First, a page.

WASHINGTON — Sen. Bernie Sanders returned to Capitol Hill from his run for the White House with the gleam of a celebrity.
His campaign raised his national profile, and the independent from Vermont spent some time this week with some of his most fervent supporters — and quite a few said they'd like to see him make another run at the White House in 2020.
"Being 71 and having the kind of energy and health I have, I don't believe in saying anybody's too old to do anything," said Libby Deroo, 71, from New York. "Age has nothing to do with it. It's your mindset, your frame of mind."
Sanders would be 79 by the time Election Day 2020 comes around and would have to get through (a likely easy) reelection in 2018. The enthusiasm for his ideas — and his candidacy — would need to endure another four years. Sanders says for now he's focused on his work in the Senate but told the Associated Press he wasn't "ruling out anything."
Sanders made his first post-election rally appearance on Thursday near the Capitol at a National Nurses United rally. It wasn't the crowd he was used to seeing on the trail but hundreds excitedly gathered to hear his remarks, that sounded remarkably similar to a campaign speech. And the event was far from a funeral for the hopes of Democrats and other progressives: the mood was celebratory, specifically over the defeat of the Trans-Pacific Partnership.
"I keep thinking we should send Bernie Sanders lots of vitamins and tell him to get his rest and exercise, but, you know, if nothing else, I think he will be a huge influence in who runs," said Danielle Meitiv, 47, from Maryland.
Even without a 2020 run, it is clear Sanders' voice has been amplified, and Democrats know it.
Sanders was included in the new Senate leadership team, but it is still unclear how much influence he will have there. A senate Democratic aide said he was given a spot at the table because Sanders was able to speak to a lot of the "very real" political angst people were feeling.
Because there is no party registration in Vermont, Sanders never had to switch from being an Independent despite running for president as a Democrat. His aides say that since Sanders had been elected as an Independent by his constituents, he plans to finish his term out as an Independent. And though he will continue to caucus with the Democratic minority, Sanders has made clear in recent days that he'll continue to be critical of the party where he sees fit.
"If we are going to go forward successfully, the Democratic party has got to recognize some very important realities that Donald Trump in fact did recognize," Sanders said at the rally. "And that is, yes, we are better off today economically than we were eight years ago, we made a lot of progress in a lot of areas. But. But. There are millions of people today, working class people, middle-class people, low-income people, who are living in despair, and we have got to recognize that."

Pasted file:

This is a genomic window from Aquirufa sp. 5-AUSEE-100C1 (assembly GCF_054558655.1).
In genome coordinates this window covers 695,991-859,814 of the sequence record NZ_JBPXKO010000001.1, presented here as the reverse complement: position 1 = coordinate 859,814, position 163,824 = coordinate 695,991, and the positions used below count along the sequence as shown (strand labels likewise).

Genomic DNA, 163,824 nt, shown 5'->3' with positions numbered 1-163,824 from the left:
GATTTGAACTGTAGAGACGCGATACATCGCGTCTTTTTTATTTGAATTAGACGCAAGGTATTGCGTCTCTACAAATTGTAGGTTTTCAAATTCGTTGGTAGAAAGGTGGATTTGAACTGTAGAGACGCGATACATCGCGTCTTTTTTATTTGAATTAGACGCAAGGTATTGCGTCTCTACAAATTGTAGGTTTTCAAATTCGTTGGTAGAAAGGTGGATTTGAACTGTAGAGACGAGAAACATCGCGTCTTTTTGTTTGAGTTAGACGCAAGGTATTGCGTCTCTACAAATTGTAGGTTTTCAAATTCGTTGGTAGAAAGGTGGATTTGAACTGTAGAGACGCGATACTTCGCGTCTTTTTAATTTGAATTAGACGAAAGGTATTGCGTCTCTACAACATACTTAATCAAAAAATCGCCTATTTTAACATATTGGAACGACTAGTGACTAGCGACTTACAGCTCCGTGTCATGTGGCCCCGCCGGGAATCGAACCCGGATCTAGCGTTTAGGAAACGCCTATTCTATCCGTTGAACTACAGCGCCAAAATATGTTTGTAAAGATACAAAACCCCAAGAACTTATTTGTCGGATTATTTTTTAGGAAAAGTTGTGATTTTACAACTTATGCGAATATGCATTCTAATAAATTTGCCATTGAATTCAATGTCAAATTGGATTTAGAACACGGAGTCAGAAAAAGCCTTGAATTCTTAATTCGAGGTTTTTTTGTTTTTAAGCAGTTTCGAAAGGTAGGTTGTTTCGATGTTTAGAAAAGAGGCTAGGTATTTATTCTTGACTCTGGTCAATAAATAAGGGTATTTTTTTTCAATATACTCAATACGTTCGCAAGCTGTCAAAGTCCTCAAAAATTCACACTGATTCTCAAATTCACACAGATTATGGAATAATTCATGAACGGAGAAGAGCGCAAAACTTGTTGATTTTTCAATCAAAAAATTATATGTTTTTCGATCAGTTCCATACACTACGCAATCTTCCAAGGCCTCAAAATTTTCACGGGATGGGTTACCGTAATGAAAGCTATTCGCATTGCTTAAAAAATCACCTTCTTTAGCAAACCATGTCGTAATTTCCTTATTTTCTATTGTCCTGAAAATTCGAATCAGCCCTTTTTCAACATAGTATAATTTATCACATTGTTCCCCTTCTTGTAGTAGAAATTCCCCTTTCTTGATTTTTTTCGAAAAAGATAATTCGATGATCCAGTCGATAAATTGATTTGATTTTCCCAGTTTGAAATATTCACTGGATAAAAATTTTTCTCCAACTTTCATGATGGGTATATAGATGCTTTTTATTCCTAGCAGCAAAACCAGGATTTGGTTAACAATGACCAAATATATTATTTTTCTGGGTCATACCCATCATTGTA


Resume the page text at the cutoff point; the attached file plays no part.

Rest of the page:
Sanders is also trying to play a role in shaping the Democratic National Committee, endorsing progressive Rep. Keith Ellison for chair. It was Sanders after all, who claimed that the committee had unfairly favored Clinton in the presidential primary and when hacked emails showed officials were indeed hostile to Sanders. Congresswoman Debbie Wasserman Schultz abruptly stepped down as chairwoman following the release of the emails.
Sanders is now trying to position himself as something of a compass for a Democratic party trying to rebuild — while taking a bit of an "I told you so attitude." In his new book, Our Revolution: A Future to Believe In, Sanders goes back further to the 2014 election and questioned whether Democrats would hear the wake-up call then they were receiving to get “ordinary people” excited and involved, especially as millions of workers were “falling further and further behind.”
Sanders has also now pledged to work with President-elect Donald Trump if Trump "has the guts to stand up" to corporations, echoing a message from other Democrats like Elizabeth Warren. But on issues like climate change, he's promised to fight Trump.
It's still an open question in Washington just how much of an effect Sanders will have on the caucus .
“He is who he is. He is going to be a thorn on the side of the Trump administration just like he would have been a thorn in the side of a Clinton administration,” Jim Manley, a former top aide to Sen. Harry Reid, told BuzzFeed News. “He’s got his views, and they resonated very well on the campaign trail, at least with certain groups, but the question still is how much of an effect it’s going to have in the Senate. His colleagues accept him as a fellow Democrat, but the question is how much he’s going to get them on board with what he’s trying to do.”